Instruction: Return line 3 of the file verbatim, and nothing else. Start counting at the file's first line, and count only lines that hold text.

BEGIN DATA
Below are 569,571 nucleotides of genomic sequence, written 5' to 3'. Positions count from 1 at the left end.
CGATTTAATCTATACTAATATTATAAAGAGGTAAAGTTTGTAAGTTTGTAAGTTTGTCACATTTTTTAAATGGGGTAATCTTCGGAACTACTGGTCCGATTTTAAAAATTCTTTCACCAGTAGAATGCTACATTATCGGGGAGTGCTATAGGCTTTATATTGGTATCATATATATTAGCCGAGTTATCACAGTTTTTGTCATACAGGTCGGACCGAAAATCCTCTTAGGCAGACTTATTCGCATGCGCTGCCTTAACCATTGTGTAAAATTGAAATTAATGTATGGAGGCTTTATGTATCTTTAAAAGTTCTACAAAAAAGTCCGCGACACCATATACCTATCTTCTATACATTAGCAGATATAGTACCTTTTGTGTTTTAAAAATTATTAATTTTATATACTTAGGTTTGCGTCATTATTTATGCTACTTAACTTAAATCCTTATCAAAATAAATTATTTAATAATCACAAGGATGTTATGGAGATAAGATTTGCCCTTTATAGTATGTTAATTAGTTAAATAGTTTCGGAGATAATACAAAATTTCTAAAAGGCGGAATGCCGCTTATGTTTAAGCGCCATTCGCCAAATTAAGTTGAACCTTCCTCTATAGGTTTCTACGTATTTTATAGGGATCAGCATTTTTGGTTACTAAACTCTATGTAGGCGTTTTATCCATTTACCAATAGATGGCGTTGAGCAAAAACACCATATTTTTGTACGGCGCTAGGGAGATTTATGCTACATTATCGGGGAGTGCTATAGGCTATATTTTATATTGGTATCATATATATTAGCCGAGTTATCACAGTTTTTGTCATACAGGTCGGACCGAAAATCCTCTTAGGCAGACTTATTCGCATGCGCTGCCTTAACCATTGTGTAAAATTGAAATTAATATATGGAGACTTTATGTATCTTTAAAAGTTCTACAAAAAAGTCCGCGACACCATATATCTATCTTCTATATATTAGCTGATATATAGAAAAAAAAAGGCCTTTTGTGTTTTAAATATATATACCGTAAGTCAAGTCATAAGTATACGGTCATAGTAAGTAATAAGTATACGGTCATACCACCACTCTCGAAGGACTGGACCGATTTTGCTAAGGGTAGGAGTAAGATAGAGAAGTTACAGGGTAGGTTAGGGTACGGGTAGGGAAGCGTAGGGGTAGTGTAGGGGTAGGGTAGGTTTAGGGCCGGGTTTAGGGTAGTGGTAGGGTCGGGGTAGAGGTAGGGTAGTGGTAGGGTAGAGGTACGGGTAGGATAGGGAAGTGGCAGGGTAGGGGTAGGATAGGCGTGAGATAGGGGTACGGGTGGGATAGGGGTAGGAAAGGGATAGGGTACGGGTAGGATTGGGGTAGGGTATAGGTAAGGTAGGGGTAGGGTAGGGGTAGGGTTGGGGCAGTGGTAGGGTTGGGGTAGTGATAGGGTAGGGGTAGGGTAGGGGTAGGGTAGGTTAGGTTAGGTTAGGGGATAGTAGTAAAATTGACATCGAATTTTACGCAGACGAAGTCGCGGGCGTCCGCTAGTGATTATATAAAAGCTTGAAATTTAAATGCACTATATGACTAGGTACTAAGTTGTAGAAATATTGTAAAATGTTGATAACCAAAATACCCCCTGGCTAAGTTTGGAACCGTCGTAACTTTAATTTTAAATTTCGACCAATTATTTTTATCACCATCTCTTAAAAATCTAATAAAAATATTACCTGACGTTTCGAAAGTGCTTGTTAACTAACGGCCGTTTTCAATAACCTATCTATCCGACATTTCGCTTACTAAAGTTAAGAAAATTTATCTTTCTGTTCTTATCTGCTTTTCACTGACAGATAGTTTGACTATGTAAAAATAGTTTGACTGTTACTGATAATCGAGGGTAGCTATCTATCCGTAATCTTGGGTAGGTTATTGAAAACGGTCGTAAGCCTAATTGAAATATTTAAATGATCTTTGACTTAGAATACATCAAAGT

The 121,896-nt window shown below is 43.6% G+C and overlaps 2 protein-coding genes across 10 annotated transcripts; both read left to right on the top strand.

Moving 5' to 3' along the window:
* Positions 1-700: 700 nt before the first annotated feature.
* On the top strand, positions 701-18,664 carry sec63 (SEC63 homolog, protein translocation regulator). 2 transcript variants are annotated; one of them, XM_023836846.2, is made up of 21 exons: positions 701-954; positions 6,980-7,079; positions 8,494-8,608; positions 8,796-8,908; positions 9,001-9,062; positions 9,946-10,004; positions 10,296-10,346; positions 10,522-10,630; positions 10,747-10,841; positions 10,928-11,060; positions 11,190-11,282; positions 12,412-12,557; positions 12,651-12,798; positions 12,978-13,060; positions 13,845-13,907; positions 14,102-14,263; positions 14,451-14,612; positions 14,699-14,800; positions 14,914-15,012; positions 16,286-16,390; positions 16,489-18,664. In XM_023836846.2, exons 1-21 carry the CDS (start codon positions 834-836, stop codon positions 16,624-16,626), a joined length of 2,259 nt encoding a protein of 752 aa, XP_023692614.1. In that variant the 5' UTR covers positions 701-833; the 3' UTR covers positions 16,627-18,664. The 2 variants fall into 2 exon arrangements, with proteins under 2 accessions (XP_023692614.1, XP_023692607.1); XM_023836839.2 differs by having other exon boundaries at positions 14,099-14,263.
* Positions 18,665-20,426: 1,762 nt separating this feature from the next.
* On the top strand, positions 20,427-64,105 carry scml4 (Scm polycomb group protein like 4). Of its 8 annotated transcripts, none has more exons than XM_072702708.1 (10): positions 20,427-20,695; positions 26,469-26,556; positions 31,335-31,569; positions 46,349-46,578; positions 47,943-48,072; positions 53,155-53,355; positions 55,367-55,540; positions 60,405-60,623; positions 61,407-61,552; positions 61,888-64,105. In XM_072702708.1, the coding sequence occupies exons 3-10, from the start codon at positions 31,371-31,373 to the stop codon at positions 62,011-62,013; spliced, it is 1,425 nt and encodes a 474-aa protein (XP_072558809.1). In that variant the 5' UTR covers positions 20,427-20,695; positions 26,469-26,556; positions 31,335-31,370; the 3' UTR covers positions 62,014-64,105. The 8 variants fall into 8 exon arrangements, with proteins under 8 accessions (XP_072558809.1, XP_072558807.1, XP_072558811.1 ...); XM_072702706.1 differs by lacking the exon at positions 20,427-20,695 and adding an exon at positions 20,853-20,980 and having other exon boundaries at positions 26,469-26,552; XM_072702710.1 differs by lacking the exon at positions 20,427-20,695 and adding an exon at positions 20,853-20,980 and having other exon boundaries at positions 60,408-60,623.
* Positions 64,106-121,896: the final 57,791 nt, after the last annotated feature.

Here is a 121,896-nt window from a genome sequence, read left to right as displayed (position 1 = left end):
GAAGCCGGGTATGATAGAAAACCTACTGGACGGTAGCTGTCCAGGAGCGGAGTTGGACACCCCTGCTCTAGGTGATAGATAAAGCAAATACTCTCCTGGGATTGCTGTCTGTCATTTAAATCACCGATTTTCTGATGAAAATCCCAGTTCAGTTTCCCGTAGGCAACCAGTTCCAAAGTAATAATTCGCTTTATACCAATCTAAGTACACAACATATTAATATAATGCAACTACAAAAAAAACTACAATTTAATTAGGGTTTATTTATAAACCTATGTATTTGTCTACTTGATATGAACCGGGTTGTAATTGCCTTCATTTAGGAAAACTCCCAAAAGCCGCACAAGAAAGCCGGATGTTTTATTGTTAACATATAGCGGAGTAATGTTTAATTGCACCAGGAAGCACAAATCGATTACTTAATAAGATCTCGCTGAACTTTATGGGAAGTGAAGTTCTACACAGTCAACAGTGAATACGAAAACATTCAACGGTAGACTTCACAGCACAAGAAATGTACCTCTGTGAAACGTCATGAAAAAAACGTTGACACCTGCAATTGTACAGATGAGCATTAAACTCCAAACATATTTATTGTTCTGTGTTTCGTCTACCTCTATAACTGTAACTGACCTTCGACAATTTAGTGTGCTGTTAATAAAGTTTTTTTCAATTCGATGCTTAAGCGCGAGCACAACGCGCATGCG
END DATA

The 121,896-nt window shown below is 43.6% G+C and overlaps 2 protein-coding genes across 10 annotated transcripts; both read left to right on the top strand.